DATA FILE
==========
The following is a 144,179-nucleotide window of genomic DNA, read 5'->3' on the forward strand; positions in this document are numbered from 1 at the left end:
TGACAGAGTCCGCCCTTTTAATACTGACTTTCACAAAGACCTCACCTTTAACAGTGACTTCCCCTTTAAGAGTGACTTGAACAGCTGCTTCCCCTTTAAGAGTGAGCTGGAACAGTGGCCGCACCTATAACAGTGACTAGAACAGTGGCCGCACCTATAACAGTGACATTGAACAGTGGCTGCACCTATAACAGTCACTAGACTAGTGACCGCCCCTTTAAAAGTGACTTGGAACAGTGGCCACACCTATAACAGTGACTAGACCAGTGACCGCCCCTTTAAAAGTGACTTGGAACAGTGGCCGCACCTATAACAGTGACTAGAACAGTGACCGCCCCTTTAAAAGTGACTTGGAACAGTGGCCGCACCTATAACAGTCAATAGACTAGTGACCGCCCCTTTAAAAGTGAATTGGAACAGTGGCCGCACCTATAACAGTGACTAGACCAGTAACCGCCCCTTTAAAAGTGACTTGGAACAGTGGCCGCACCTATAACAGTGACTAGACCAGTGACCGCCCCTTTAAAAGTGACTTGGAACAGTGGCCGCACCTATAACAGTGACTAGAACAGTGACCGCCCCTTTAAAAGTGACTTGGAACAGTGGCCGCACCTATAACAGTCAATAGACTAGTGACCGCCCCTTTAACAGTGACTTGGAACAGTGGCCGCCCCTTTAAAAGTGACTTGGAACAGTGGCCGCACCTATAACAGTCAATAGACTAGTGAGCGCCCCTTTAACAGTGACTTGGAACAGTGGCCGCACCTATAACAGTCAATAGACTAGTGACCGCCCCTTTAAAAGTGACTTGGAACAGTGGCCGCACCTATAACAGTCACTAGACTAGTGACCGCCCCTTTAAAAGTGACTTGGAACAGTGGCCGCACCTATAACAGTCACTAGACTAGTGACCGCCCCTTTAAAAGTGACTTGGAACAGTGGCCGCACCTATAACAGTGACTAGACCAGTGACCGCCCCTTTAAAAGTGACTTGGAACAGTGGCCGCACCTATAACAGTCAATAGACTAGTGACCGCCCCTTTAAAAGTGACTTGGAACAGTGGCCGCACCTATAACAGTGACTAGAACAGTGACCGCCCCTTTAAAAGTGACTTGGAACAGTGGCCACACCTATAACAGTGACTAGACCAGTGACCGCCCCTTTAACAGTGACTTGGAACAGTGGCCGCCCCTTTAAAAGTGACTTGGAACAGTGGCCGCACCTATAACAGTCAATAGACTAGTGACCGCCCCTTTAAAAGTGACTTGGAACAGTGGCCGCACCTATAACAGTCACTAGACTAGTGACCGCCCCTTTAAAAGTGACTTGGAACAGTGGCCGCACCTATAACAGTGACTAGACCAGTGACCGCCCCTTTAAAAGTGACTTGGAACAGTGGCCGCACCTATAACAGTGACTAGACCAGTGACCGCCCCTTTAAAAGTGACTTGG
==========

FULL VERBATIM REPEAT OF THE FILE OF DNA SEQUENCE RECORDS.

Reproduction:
The following is a 144,179-nucleotide window of genomic DNA, read 5'->3' on the forward strand; positions in this document are numbered from 1 at the left end:
TGACAGAGTCCGCCCTTTTAATACTGACTTTCACAAAGACCTCACCTTTAACAGTGACTTCCCCTTTAAGAGTGACTTGAACAGCTGCTTCCCCTTTAAGAGTGAGCTGGAACAGTGGCCGCACCTATAACAGTGACTAGAACAGTGGCCGCACCTATAACAGTGACATTGAACAGTGGCTGCACCTATAACAGTCACTAGACTAGTGACCGCCCCTTTAAAAGTGACTTGGAACAGTGGCCACACCTATAACAGTGACTAGACCAGTGACCGCCCCTTTAAAAGTGACTTGGAACAGTGGCCGCACCTATAACAGTGACTAGAACAGTGACCGCCCCTTTAAAAGTGACTTGGAACAGTGGCCGCACCTATAACAGTCAATAGACTAGTGACCGCCCCTTTAAAAGTGAATTGGAACAGTGGCCGCACCTATAACAGTGACTAGACCAGTAACCGCCCCTTTAAAAGTGACTTGGAACAGTGGCCGCACCTATAACAGTGACTAGACCAGTGACCGCCCCTTTAAAAGTGACTTGGAACAGTGGCCGCACCTATAACAGTGACTAGAACAGTGACCGCCCCTTTAAAAGTGACTTGGAACAGTGGCCGCACCTATAACAGTCAATAGACTAGTGACCGCCCCTTTAACAGTGACTTGGAACAGTGGCCGCCCCTTTAAAAGTGACTTGGAACAGTGGCCGCACCTATAACAGTCAATAGACTAGTGAGCGCCCCTTTAACAGTGACTTGGAACAGTGGCCGCACCTATAACAGTCAATAGACTAGTGACCGCCCCTTTAAAAGTGACTTGGAACAGTGGCCGCACCTATAACAGTCACTAGACTAGTGACCGCCCCTTTAAAAGTGACTTGGAACAGTGGCCGCACCTATAACAGTCACTAGACTAGTGACCGCCCCTTTAAAAGTGACTTGGAACAGTGGCCGCACCTATAACAGTGACTAGACCAGTGACCGCCCCTTTAAAAGTGACTTGGAACAGTGGCCGCACCTATAACAGTCAATAGACTAGTGACCGCCCCTTTAAAAGTGACTTGGAACAGTGGCCGCACCTATAACAGTGACTAGAACAGTGACCGCCCCTTTAAAAGTGACTTGGAACAGTGGCCACACCTATAACAGTGACTAGACCAGTGACCGCCCCTTTAACAGTGACTTGGAACAGTGGCCGCCCCTTTAAAAGTGACTTGGAACAGTGGCCGCACCTATAACAGTCAATAGACTAGTGACCGCCCCTTTAAAAGTGACTTGGAACAGTGGCCGCACCTATAACAGTCACTAGACTAGTGACCGCCCCTTTAAAAGTGACTTGGAACAGTGGCCGCACCTATAACAGTGACTAGACCAGTGACCGCCCCTTTAAAAGTGACTTGGAACAGTGGCCGCACCTATAACAGTGACTAGACCAGTGACCGCCCCTTTAAAAGTGACTTGG